The Community Boating Center is in the process of constructing classrooms, showers/changing rooms and toilets as well as a small boat launch to better serve its growing number of users.

The non-profit organization, founded in 2006, promotes safe recreation on small boats on Bellingham Bay from the center of Fairhaven.

“We’ve grown about 300% in the last two years,” Community Boating Center executive director Bryan Rust said in a phone interview. “So we have tripled the scale of almost all of our programs.”

Overall attendance, including rentals, has grown from 2,431 people in 2020 to 4,218 people in 2021. To accommodate the growing number of participants, the Community Watersports Center has emptied its workshop to make a community room for this season.

“I started in May 2020 and at that time we were hosting one class at a time in an outdoor tent class space,” Rust said. “We have since converted another (outdoor) space so we have gone to two. This season alone we’ve gutted our workshop building, which is this beautiful historic boat shop on our campus, but it’s our only fully indoor classroom space.

“The construction project would include six locker rooms with a toilet and shower in a single stall, three of which would be ADA compliant,” Rust said. “There is a second floor for the building which would be a kind of community/multipurpose space where we could hold programs or events, and then there would be a large terrace overlooking the water. On the ground floor, under the bridge, at the rear of the building on the water side, there will be an outdoor classroom space.

Fairhaven Community Boating Center paddlers in 2021. The center is set to build classrooms, showers/changing rooms and toilets as well as a small boat launch to serve its growing number of users. Community nautical center Courtesy of the Bellingham Herald

For 15 years, the Community Boating Center operated with no sewer hookups and just portable potties outside their old workshop building.

“We need these resources ASAP,” Rust said. “We serve over 4,000 people here in our programs and we have two potties and a changing shed.”

Community partners, including the Lummi Boys and Girls Club, Shifting Gears, and Vamos Outdoors, helped kickstart fundraising for this project.

“The fundraiser was started with the Rotary Club of Bellingham,” Rust said. “They gave us their Major Project grant, which is about $7,500. We have secured another private donation and secure grant funds and hope to go public with the capital gain campaign this summer and go out into our community asking to help us with this project.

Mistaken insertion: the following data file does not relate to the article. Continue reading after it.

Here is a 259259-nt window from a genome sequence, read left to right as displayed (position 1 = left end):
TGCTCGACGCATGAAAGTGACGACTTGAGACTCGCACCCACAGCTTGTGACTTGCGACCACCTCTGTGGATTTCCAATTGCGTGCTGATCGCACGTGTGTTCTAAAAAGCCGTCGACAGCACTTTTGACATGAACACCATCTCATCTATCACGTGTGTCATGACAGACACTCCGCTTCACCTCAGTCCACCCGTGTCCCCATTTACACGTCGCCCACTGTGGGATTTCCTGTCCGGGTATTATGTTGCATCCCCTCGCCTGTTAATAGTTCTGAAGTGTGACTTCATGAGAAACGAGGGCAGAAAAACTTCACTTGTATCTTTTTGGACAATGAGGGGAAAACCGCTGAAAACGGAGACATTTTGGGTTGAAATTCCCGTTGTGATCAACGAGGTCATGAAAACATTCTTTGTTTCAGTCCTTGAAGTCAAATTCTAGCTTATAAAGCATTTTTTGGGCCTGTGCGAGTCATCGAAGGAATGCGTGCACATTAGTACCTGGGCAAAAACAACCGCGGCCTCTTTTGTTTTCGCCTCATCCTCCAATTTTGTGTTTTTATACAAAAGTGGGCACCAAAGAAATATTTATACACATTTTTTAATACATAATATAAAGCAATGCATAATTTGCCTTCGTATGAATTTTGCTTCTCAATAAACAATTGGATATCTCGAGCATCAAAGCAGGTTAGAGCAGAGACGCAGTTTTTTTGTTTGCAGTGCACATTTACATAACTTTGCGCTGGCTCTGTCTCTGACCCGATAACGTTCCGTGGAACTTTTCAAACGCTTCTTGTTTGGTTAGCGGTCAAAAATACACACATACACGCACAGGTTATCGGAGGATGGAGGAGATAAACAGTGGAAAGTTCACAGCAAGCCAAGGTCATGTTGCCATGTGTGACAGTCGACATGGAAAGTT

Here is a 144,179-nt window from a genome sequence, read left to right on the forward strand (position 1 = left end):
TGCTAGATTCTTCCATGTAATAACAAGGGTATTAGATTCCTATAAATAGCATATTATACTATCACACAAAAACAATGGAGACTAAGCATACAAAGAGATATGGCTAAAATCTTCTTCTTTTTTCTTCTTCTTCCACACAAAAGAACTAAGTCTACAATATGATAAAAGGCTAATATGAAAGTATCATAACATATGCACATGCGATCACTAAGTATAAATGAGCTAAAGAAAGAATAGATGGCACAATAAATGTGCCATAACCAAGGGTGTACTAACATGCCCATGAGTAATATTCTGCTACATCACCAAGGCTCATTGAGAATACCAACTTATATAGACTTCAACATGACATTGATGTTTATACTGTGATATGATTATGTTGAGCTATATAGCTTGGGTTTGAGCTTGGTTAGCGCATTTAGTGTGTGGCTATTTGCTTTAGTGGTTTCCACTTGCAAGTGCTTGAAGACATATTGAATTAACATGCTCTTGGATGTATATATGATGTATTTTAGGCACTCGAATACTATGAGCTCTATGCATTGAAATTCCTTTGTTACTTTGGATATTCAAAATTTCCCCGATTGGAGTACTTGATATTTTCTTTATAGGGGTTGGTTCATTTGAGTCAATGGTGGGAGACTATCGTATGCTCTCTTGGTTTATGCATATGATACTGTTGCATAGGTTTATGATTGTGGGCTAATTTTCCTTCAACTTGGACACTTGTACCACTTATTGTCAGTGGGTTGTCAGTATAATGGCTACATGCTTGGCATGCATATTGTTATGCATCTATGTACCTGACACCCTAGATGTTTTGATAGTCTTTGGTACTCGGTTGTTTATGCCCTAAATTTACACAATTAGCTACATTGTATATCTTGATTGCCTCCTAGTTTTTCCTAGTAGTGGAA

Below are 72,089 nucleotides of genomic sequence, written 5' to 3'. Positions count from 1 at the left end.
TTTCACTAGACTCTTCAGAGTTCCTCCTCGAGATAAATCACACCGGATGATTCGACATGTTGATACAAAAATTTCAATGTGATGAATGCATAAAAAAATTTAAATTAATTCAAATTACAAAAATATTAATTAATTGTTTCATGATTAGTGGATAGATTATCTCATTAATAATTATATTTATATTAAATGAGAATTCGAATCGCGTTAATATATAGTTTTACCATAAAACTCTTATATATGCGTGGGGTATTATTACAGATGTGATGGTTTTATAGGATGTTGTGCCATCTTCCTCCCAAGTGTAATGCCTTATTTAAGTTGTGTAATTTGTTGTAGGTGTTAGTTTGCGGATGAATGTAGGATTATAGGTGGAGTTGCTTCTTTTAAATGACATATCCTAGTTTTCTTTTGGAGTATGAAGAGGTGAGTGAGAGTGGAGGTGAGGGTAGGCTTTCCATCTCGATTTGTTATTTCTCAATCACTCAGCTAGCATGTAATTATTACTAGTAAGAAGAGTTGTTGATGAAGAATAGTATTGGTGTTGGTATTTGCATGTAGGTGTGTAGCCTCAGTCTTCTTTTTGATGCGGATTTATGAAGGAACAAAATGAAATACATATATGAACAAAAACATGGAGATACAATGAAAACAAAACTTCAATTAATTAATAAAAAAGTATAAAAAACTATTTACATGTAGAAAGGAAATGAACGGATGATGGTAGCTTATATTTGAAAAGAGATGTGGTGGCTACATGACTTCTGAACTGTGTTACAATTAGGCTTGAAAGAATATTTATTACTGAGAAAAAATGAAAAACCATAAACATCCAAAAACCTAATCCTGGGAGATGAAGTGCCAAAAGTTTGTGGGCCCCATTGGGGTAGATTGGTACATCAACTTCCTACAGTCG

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Children learn to sail on Bellingham Bay on the first day of the Community Boating Center’s Adventure Sailing Camp in 2014. Philip A. Dwyer The Bellingham Herald

Rust said the goal to start construction is late fall after their season is over and have everything finished by next season.

“The builder expects about six months at most,” Rust said. “I think if we can’t start it next fall, we could wait for a full year cycle so that construction doesn’t interfere with our programming.”

The Community Boating Center worked with local architect David Christensen to design this new building and Mike Hammes, CEO of RAM Construction, to work on construction logistics.

The Port of Bellingham recently signed a lease with the Nautical Center to increase the leased area by nearly 2,000 square feet.

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Children sail on the first day of the 2014 Community Watersports Center Adventure Sailing Camp on Bellingham Bay. Philip A. Dwyer The Bellingham Herald

As well as a new building to meet their needs, Rust said the Port of Bellingham has approved the installation of another small boat launch near the centre, which would reduce competition to get on the water.

“This is kind of the most critical next step in our evolution,” Rust said. “When this dock is in place, the entire non-motorized watercraft community will have their own space to access the waters of Fairhaven and that’s pretty critical. I believe the new project will support existing growth and will certainly help catalyze future growth.

These projects will also benefit the Community Boating Center during the off season.

“We are working with the Bellingham School District to organize field trips for the entire sixth-grade class at Shuksan Middle School,” Rust said. “This is the first time we’ve partnered with them and if it goes well I think they would like to extend this to all Bellingham Year Six students.”

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The Community Watersports Center on Friday May 6 is on the Fairhaven waterfront near Padden Lagoon. The center is in the process of constructing classrooms, showers/changing rooms and toilets as well as a small boat launch to serve its growing number of users. Robert Mittendorf The Bellingham Herald

Rust added that having a warm space to work with the kids on chalk talks before and after they get in the water or to hold marine science activities in hopes of making them more comfortable with launching is a big step.

“We had to be very creative to sustain the growth,” Rust said.

Information about the Community Watersports Center can be found on its website, including classes, rentals, and hours of operation.

This story was originally published May 9, 2022 9:47 a.m.

Kiaya Wilson is an intern at the Bellingham Herald. She has a journalism degree from Western Washington University.